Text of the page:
One good test of whether a business activity has become worthy of study – and worth doing well – is when it is subject to a newly created professorship at the esteemed Cass School of Business in London. A further sign of acceptance is when BBC Radio 4 broadcasts a four-part series on said activity – networking.
It is no coincidence that the presenter of the series, broadcast in October 2014, was Julia Hobsbawm, who became Visiting Professor in Networking at Cass barely three years earlier. That appointment was a world first and, as Hobsbawm says now, it sent “a strong signal” to the business world that networking needs to be taken more seriously.
If anything, networking has been taken for granted in big business and, as she acknowledged in her Networking Nation series on the BBC, it is still widely regarded as “something of a perk for those at the top”. But for Hobsbawm, it extends well beyond the rushed exchange of business cards during the morning coffee break at an industry conference.
She advocates “knowledge networking”, which is more to do with the exchange of ideas within companies and across sectors. In other words, this ‘soft’ skill should be fundamental to business success and, as she puts it, to the wellbeing of any organisation, especially large companies, and their employees.
She put it another way in a white paper called Fully Connected: A Look Ahead to Working and Networking, published recently by the consultancy Ernst & Young, when she concluded: “Without networks and without networking, we are all isolated and our ability to deliver and communicate, to connect at all, is restricted.”
Settling in to this interview, she adds: “Knowledge networking is about who you know and what you know.
It isn’t about transaction. It’s about longevity of learning about other people. Yes of course business is done through good networks, but it’s important to understand it is more like fitness and health than it is about sales.”
As the BBC introduced her to its audience, Hobsbawm is “a businesswoman who has made networking her personal passion and her professional living”. After an early career in communications, she founded Editorial Intelligence (EI) 10 years ago. EI is part corporate consultancy and part ideas forum, both online and through organising conferences.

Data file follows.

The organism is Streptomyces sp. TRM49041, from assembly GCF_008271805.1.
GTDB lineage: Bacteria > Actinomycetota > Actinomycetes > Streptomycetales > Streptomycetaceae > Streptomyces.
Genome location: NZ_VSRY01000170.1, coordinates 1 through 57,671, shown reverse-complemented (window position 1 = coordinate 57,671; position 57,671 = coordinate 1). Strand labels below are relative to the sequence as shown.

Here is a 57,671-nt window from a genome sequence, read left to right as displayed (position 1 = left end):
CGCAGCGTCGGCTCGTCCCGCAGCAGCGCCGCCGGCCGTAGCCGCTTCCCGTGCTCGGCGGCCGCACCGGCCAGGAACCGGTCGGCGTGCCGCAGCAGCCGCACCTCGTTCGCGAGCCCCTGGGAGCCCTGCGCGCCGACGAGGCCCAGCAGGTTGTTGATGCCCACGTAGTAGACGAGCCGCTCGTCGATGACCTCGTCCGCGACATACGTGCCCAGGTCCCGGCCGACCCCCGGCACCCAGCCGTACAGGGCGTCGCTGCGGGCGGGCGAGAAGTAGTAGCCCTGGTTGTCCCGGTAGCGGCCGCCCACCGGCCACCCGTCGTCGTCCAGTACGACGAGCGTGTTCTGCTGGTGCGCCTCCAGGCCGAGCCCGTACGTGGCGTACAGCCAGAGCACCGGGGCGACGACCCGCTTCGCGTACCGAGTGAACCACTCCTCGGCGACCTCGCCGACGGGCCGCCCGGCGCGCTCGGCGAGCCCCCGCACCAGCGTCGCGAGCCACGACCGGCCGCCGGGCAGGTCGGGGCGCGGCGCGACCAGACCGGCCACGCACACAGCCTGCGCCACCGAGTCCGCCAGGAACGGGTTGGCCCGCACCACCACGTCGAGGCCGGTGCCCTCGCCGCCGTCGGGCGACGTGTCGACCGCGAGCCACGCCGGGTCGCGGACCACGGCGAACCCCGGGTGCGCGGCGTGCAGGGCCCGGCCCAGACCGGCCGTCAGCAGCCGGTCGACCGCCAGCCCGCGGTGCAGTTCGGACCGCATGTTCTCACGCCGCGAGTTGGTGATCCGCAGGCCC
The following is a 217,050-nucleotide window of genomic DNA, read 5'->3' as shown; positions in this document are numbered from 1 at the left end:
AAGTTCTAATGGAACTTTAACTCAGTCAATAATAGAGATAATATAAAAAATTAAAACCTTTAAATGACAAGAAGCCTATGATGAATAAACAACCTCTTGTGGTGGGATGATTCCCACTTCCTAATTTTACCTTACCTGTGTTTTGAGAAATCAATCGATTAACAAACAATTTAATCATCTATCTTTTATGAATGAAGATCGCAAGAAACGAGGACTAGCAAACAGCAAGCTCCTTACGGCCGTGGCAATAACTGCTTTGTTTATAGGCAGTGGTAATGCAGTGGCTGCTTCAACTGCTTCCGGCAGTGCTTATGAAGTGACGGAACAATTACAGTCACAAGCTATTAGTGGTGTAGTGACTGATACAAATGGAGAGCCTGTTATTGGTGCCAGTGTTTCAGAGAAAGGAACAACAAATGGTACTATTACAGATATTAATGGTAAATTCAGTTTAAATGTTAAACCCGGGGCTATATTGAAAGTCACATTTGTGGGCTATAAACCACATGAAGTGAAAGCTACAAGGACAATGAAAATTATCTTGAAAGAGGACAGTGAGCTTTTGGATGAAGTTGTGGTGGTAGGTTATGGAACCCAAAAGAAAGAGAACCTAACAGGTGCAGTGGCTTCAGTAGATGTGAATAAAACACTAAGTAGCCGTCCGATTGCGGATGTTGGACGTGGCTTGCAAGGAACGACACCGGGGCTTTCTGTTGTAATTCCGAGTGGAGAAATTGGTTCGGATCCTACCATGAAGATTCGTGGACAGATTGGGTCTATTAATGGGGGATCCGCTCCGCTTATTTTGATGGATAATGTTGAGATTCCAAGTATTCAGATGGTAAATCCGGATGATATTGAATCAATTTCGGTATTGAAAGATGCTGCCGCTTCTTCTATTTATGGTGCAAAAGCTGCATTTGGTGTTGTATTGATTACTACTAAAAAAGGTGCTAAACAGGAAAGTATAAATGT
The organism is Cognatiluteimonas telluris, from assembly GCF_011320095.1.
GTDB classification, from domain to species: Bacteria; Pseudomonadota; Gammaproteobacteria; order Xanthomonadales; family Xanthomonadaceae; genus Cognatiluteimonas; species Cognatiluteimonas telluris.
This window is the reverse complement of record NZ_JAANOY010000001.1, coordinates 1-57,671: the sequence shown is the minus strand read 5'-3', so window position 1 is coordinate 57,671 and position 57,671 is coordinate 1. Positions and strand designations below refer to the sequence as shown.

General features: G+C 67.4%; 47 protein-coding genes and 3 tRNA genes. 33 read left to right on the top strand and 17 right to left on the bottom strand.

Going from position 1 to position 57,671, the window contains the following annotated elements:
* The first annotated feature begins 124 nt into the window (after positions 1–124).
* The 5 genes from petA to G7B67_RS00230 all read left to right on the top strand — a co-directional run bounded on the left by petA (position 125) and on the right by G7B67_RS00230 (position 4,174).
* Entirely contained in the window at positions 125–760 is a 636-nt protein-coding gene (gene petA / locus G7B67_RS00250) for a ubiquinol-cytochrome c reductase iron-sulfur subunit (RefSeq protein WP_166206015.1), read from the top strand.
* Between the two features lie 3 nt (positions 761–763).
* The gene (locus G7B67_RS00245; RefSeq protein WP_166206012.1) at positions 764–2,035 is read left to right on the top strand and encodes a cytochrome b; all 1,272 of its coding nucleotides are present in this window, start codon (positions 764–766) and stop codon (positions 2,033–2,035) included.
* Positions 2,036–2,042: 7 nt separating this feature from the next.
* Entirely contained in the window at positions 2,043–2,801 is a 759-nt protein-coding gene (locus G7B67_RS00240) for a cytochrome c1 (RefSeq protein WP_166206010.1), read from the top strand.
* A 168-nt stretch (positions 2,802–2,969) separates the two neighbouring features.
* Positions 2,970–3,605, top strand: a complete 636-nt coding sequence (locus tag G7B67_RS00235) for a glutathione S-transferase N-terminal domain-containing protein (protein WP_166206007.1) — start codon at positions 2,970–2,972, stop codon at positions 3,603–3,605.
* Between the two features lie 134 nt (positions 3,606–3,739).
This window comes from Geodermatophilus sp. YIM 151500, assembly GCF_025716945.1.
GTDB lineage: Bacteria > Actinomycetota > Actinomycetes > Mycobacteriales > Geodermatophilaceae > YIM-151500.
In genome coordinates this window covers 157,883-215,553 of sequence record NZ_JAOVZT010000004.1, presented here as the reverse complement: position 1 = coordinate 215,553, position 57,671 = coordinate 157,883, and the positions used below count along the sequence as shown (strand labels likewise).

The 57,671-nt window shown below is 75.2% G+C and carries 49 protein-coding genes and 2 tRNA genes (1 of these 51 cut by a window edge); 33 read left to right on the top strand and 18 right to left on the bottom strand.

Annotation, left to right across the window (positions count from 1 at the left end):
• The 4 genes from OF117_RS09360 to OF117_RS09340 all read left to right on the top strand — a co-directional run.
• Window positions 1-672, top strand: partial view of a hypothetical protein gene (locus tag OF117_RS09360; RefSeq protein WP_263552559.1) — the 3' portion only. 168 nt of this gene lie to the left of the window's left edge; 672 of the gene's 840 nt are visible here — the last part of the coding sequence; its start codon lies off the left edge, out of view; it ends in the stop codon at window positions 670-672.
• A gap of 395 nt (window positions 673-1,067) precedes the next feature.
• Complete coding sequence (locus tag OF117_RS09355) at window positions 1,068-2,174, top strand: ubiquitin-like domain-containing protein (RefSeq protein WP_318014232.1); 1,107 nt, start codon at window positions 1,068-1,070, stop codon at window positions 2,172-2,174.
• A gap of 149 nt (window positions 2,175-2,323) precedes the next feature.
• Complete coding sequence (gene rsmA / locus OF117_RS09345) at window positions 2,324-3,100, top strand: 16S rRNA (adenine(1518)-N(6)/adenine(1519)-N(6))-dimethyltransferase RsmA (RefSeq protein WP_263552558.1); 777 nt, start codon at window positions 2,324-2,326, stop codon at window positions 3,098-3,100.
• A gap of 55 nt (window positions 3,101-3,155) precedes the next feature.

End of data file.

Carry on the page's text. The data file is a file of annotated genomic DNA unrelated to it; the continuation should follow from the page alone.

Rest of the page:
Hobsbawm herself is a regular conference speaker while finding time to sit on the World Economic Forum’s Global Agenda Council on Informed Societies and the UK’s Foreign & Commonwealth Office Diplomatic Excellence Panel. She followed the honorary professorship at Cass with a similar position at University College Suffolk, England.
All of this has helped push networking up the agenda, at least among the more progressive boardrooms and policymakers. In her eyes, the work at Cass is crucial to “the need for literacy” in this area of business.
As for the school itself, Professor Cliff Oswick, Deputy Dean & Head of the Faculty of Management, says that Hobsbawm’s role reflects the growing importance of networking within organisations and between organisations.
As Oswick suggests, they are starting to rely more on networks, partly because of technological advances and the influence of the millennial generation in the workplace. “There is a kind of mood and demand requirement to think about organisations in a more networked and less hierarchical way,” he says.
“Networking requires something more enduring and not based entirely on reciprocity.” To that end, Hobsbawm prompts the MBA executives at Cass – as she does her corporate clients – to think of networking in terms of “fitness to manage this tsunami of information that drowns all of us” and to be more inclusive in their approach.
“Networking has to incorporate the people below senior management – the new talent. It’s not in the corporate interest for these people to be stuck at their desks in a silo,” she says. “People want to learn how to make their teams resilient and agile, and it hinges on how they organise who they know, both internally and externally. In global businesses, that’s a very serious challenge.”
Among the Hobsbawm principles espoused at Cass and in the Fully Connected white paper is the need to have diverse networks but manage them actively: create a group of 150 people who you must see or wish to reconnect with or should get to know. It’s better to meet five people face to face in the week than 50 on email.
She continues: “We’ve spent the last 15 years of the internet revolution thinking that bigger is better, faster is better, and that the crowd is the thing. What we’re now learning is that what makes change happen and what makes people feel involved and connected and productive often operates at a much smaller level but can nevertheless have a huge impact.”
Hobsbawm is convinced that we will be talking about human capital in a decade’s time in much the same way as we refer to financial capital now: “Networking is beginning to be measured and understood in the panoply of indices by which one judges the health of a system or business.”
She adds: “I think we are going to use the best of technology – from the Cloud and the internet – but we are going to allow the human smarts that you cannot replicate to come to the fore. And if that happens I think you are going to see a transforming landscape, and the ones who don’t conform to this new way, I think will fall by the wayside.”
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